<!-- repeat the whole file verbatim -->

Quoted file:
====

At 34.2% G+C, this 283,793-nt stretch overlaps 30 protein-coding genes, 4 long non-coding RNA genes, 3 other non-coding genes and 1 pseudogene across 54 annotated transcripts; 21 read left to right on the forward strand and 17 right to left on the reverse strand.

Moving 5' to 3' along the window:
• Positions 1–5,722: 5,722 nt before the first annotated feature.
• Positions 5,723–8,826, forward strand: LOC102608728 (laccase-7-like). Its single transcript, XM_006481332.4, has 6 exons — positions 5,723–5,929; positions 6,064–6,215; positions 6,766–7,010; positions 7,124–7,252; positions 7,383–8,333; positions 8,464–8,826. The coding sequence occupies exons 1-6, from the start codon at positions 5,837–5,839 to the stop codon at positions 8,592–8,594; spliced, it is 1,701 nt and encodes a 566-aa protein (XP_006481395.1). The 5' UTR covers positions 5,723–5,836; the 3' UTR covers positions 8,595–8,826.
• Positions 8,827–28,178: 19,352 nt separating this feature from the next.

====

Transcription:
At 34.2% G+C, this 283,793-nt stretch overlaps 30 protein-coding genes, 4 long non-coding RNA genes, 3 other non-coding genes and 1 pseudogene across 54 annotated transcripts; 21 read left to right on the forward strand and 17 right to left on the reverse strand.

Moving 5' to 3' along the window:
• Positions 1–5,722: 5,722 nt before the first annotated feature.
• Positions 5,723–8,826, forward strand: LOC102608728 (laccase-7-like). Its single transcript, XM_006481332.4, has 6 exons — positions 5,723–5,929; positions 6,064–6,215; positions 6,766–7,010; positions 7,124–7,252; positions 7,383–8,333; positions 8,464–8,826. The coding sequence occupies exons 1-6, from the start codon at positions 5,837–5,839 to the stop codon at positions 8,592–8,594; spliced, it is 1,701 nt and encodes a 566-aa protein (XP_006481395.1). The 5' UTR covers positions 5,723–5,836; the 3' UTR covers positions 8,595–8,826.
• Positions 8,827–28,178: 19,352 nt separating this feature from the next.